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Truimph or disaster?



Revelations that a dedicated team of experts has "broken the code"  -- or at least part of it -- apparently employed by Fantoni and Nunes, in addition to the mass of evidence supporting accusations of cheating against Schwartz and Fisher have been applauded by the bridge community in general, and the Bridgewinners community in particular.  There's no doubt -- even among those like me who insist that operative decisions must be taken by national, regional and international bridge organizations according to their rules and procedures -- that discovery of apparent illegal signaling methods is a major accomplishment, something that should be applauded by everyone who loves the game.

The double impact of the two separate but related scandals, however, raises some serious questions about its impact on the future of organized bridge.  I'd like to pose a few questions that need answers.

1.  What impact do the scandals have on the wider game, played in clubs and tournaments around the world by hundreds of thousands of ordinary people who enjoy the competition and the social milieu?  Will the revelations, which really affect a relatively small cadre of world-class experts who play in the Spingold, the European, Asian (Asia-Pacific?) and South American championships, mean something to those people who go to the local club game or tournament, pay their dues to their NBO and never have the wildest dream of playing in the Bermuda Bowl or the Cavendish?

2.  How will it affect people who might have had an interest in learning bridge, attending seminars, taking bridge cruises, buying bridge books?  Will they slowly but surely start looking for other leisure-time activities, ones that are not stained by cheating at the top?  Many people stopped following bike racing after the Lance Armstrong revelations, for example.  Will they do the same about bridge?  (I'm sure it had no effect at all on bicycling as exercise, which is an entrely different thing.)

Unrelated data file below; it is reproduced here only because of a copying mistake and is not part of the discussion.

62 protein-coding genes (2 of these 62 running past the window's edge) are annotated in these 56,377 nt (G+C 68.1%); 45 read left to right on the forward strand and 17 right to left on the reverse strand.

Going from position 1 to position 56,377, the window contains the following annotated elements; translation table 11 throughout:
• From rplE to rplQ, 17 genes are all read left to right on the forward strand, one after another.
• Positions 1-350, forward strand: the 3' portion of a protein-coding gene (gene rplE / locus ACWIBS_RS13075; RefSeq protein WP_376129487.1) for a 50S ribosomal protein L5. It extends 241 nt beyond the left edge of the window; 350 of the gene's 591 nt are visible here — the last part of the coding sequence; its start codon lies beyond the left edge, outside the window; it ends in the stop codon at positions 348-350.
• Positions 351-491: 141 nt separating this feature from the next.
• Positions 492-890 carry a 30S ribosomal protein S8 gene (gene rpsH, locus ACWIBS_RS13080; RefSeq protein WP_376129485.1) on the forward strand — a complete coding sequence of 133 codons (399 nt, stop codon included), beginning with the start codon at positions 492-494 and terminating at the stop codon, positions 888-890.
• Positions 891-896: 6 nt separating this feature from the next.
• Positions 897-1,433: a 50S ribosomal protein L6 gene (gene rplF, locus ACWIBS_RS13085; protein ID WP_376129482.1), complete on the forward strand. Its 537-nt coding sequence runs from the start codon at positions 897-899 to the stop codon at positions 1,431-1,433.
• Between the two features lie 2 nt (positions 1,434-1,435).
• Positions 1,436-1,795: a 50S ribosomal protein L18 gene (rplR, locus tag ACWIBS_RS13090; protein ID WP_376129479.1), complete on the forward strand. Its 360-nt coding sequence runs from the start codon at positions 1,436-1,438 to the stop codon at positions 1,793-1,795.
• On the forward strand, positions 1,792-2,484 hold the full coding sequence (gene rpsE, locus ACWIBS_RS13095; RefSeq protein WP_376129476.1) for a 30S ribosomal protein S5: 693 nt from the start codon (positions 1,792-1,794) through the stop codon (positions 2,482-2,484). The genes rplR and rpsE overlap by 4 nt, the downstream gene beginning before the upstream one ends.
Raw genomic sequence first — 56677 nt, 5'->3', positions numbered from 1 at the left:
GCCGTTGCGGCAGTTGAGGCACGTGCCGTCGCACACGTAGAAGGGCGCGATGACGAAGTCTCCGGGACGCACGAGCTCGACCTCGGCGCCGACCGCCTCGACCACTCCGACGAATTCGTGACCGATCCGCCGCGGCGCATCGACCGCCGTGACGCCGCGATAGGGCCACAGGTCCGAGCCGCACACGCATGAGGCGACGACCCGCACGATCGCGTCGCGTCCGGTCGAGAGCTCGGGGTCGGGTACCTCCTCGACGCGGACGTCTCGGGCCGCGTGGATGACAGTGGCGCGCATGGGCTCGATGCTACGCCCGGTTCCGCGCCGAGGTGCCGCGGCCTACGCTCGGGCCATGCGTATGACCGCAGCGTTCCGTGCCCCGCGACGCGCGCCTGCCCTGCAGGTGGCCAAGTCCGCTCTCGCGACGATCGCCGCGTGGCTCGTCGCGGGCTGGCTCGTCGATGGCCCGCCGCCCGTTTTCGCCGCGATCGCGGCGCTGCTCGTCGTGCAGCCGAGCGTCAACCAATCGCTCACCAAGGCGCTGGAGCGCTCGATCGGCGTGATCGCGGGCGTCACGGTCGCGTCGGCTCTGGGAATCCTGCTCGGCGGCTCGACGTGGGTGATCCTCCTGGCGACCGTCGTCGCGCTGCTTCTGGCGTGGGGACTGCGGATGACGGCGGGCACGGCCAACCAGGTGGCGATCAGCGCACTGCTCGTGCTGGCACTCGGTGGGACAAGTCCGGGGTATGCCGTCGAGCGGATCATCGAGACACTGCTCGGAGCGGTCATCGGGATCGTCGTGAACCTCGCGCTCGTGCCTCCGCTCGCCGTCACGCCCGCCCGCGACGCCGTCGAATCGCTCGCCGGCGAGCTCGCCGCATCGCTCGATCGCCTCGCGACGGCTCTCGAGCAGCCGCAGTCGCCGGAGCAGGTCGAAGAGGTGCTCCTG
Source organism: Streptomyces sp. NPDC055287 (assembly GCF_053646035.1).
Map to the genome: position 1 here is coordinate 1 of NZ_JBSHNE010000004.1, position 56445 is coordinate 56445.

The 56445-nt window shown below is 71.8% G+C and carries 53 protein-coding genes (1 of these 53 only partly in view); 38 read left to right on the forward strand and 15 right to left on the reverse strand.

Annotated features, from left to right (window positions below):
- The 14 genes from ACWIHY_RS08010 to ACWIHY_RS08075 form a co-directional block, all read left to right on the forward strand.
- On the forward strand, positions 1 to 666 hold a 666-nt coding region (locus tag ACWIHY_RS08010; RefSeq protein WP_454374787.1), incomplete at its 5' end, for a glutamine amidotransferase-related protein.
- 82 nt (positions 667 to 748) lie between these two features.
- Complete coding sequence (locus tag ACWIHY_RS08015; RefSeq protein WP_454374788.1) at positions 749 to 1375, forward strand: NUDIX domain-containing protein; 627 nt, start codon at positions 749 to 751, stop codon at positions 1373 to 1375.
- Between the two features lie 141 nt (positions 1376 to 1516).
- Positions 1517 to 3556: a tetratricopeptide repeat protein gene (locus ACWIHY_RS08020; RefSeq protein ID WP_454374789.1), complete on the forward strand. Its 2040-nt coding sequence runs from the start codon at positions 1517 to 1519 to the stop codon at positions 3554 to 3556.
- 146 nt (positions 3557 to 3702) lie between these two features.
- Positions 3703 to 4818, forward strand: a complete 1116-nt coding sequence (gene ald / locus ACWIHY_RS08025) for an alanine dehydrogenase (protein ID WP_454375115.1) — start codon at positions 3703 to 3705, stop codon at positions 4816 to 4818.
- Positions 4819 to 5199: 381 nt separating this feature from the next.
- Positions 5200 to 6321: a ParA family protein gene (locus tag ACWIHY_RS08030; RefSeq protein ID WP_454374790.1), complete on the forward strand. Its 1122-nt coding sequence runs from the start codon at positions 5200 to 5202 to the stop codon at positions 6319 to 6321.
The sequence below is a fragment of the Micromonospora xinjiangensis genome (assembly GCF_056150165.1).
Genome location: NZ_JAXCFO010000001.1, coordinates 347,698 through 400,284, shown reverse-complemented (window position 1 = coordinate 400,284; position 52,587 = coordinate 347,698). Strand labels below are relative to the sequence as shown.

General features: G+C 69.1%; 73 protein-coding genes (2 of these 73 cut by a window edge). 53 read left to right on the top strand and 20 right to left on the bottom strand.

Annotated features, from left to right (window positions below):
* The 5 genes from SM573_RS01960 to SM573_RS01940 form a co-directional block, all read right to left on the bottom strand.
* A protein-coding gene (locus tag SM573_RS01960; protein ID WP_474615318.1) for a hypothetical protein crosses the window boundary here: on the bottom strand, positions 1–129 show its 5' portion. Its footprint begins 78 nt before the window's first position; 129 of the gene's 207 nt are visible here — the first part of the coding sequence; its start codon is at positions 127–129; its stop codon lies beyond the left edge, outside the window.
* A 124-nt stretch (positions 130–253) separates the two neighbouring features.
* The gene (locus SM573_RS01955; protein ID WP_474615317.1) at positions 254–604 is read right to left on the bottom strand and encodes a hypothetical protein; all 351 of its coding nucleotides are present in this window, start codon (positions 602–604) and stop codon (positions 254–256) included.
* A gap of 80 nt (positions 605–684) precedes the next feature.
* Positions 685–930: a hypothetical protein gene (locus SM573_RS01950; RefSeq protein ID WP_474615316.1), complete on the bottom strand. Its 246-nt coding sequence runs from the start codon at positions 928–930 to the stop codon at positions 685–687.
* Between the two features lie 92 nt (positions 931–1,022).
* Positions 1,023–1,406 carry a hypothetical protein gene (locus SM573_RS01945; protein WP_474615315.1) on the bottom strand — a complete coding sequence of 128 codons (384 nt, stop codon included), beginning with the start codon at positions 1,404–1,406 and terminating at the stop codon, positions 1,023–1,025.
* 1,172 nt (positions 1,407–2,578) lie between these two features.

3.  Will they begin to look more closely at what happens at their local clubs and tournaments, which are clearly rife with the passage of unauthorized information through hesitations, gestures, facial expressions and who knows what else -- things that have up to now been accepted as part of the game, but may be looked at in a vastly different light.

4.  What about the newly retired generation that has been targeted in marketing efforts by the ACBL and other NBOs?  Will the new stigma (World Champions apparently cheat, maybe everyone does) dissuade them.

5.  And young people.  The success of a younger generation (which Fisher and Schwartz and others exemplefied) might have attracted a new generation of players.  Will they now look elsewhere, assuming (incorrectly, but that's not the issue) that bridge is only for old people and cheats?

These questions should be addressed quickly by the organized bridge community.  Bridge history will determine whether the outcome turns out to the the triumph many people are calling it, or an unredeemable disaster.





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